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Tom Brady gives Tampa Bay a Super Bowl home game with 31-26 win over Packers in NFC championship

Tampa Bay Buccaneers quarterback Tom Brady celebrates with his teammates after winning the NFC championship Sunday with a 31-26 victory over the Packers in Green Bay. (Jeffrey Phelps/AP)

Tom Brady is an NFL dynasty unto himself.

Brady is headed back to the Super Bowl, this time without the New England Patriots. He prevailed over Aaron Rodgers in a duel of legendary quarterbacks as his Tampa Bay Buccaneers beat Rodgers’s Green Bay Packers, 31-26, in Sunday’s NFC championship game at Lambeau Field in Green Bay, Wis.

“It’s been a long process for the whole team,” Brady said during the postgame trophy presentation. “Today was just a great team effort. We played sporadically a little bit, but the defense came up huge. We’re going to need it again in a couple weeks.”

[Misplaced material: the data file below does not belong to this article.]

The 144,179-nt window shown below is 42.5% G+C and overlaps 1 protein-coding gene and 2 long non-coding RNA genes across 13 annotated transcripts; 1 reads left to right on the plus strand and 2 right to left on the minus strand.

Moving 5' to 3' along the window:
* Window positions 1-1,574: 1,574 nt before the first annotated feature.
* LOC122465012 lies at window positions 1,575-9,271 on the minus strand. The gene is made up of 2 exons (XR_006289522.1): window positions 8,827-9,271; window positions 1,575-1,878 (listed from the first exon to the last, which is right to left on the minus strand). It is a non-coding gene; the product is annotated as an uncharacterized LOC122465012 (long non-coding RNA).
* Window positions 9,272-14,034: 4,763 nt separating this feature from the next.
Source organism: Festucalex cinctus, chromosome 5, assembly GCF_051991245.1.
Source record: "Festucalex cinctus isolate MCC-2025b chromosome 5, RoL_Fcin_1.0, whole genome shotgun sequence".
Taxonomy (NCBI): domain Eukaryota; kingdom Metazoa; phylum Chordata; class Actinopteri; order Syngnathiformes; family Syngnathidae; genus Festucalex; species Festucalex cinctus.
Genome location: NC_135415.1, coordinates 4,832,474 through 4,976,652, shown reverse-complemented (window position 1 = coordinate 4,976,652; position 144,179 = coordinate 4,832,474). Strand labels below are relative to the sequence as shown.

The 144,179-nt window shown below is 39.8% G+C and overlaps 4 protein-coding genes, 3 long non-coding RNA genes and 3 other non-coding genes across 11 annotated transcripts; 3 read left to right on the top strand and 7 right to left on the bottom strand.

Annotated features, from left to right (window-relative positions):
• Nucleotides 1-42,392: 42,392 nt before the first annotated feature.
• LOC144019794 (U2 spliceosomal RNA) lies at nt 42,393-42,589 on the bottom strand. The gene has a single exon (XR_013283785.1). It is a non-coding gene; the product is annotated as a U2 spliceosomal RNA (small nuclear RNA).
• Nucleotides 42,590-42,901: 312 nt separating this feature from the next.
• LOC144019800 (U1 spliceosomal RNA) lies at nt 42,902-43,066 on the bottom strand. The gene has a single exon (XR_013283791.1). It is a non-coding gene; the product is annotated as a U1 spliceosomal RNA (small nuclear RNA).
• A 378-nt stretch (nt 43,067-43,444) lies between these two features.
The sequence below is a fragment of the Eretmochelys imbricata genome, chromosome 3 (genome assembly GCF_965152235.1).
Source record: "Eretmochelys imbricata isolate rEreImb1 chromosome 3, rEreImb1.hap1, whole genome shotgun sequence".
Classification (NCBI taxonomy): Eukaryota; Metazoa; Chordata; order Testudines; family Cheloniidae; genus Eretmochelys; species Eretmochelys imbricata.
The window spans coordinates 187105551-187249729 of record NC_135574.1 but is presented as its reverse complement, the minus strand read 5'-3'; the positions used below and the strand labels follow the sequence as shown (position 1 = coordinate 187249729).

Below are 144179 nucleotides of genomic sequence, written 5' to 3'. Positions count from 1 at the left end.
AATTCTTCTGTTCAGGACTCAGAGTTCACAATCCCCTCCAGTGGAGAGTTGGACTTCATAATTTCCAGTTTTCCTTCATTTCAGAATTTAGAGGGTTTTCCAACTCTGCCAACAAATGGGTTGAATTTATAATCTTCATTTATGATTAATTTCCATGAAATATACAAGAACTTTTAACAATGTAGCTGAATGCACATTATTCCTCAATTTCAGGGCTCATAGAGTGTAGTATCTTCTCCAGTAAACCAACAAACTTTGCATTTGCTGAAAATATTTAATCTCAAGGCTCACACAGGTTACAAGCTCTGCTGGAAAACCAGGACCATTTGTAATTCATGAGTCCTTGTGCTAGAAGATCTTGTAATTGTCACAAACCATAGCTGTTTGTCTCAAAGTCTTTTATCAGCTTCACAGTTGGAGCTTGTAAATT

The Buccaneers will be the first team to play a Super Bowl on its home field. They will meet the Kansas City Chiefs in Super Bowl LV, scheduled for Feb. 7 at Raymond James Stadium in Tampa before an expected crowd of 22,000 fans.

“Getting to the Super Bowl wasn’t what our goal is,” Buccaneers Coach Bruce Arians said in a postgame video news conference. “Our goal is to win it.”

To get there, the fifth-seeded Buccaneers won three straight playoff games on the road. The last two came against all-time great quarterbacks. They beat the second-seeded Saints in New Orleans in the divisional round, probably sending Drew Brees into retirement. On Sunday, they defeated the top-seeded Packers and prevented Rodgers from adding a Super Bowl appearance to what is probably a league MVP season.